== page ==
Without a Hitch, the Revolving Door Still Spins at the FCC

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A spokeswoman for the cable giant Comcast says the company only approached Federal Communications Commissioner Meredith Attwell Baker, who’s just announced she’ll join the company as senior vice president of government affairs for NBC-Universal, about a potential job as a lobbyist in mid-April. Baker then alerted FCC General Counsel¬†Austin Schlick, and recused herself from further matters concerning Comcast and it’s newest acquisition, NBC, as her job discussions continued. Baker’s previous relations with the companies, however, were already a matter of public record: In her official capacity, she had championed the companies’ causes. Here she is on C-Span in January of 2011, shortly after the merger was approved, expressing her view that the companies had gotten a raw deal, and explaining what she did behind the scenes.

There are two ways of telling this story. The one preferred by Comcast, Baker and the FCC begins and ends with the fact that nobody did anything illegal. Baker followed all the required guidelines, and because of federal ethics laws, she will not be able to lobby on future matters related to the Comcast merger with NBC-Universal in her new job. She will also be banned from lobbying administration officials for the rest of President Obama’s time in office. (She can still lobby Congress, and the executive branch once Obama leaves.)

The other way of telling the story focuses less on the order of events and more on their underlying themes. The simple fact is that a public servant who championed the cause of a major corporation last year has been rewarded with a high paying job by that same firm this year. The revolving door has spun in exactly the way that people outside the beltway have long feared it would. And it happened without any rules being broken. Baker may not have known that NBC-Universal or Comcast would be offering her a job when she argued on their behalf. But everyone in town knows that if you stand up for wealthy interests while serving the public interest, chances are there is a nice fat paycheck waiting for you somewhere when you choose to leave government. The rules suggest that this fact will not influence the behavior of those now serving in government. But I have a hard time believing many Americans outside the beltway would agree.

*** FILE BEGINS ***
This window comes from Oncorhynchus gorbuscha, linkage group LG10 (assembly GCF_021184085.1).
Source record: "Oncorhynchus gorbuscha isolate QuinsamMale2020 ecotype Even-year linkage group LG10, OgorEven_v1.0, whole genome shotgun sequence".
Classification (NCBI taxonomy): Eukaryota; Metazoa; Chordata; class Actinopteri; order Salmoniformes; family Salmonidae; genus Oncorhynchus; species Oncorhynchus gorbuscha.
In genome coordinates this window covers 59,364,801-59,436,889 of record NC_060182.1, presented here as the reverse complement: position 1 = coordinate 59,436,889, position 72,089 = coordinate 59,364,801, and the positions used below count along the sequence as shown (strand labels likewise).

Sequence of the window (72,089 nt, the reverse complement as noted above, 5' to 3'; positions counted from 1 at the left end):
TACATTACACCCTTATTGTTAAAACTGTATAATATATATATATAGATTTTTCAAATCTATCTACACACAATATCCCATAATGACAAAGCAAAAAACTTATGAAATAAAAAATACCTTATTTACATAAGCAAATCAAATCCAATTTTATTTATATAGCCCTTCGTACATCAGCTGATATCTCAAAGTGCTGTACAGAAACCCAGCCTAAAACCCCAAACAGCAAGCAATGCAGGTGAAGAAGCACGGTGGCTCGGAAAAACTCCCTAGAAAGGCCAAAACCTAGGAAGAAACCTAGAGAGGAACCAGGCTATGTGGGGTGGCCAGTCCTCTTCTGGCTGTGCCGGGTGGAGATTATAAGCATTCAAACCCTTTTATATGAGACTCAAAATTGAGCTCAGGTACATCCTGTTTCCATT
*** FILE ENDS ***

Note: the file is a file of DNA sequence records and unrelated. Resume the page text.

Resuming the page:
Sena Fitzmaurice, a Comcast spokeswoman, notes that the person who directly hired Baker, Kyle McSlarrow, was not working for Comcast when the merger was completed, and that Baker was only considered for the job after the previous NBC-U top lobbyist Bob Okum decided to leave to start his own firm. At the time of the merger, McSlarrow was leading the National Cable Television Association, the industry’s main lobbying arm. McSlarrow’s replacement, announced this year, is Michael Powell, who served as chairman of the FCC from 2001 to 2005. Kevin Martin, the FCC chairman who followed Powell, now works as a lobbyist at Patton Boggs, and represented a number of the companies seeking to install conditions on the Comcast purchase of NBC-U.

Indeed, use of the FCC as a launching pad for big private sector pay days is more the rule than the exception. People like Doroth Attwood, who previously led the FCC’s Wireline Competition Bureau, landed a job as the top lobbyist for SBC Communications years ago. Dozens of other former FCC officials now work as attorneys for the communications industry. As career-makers go, one could do worse than the FCC.

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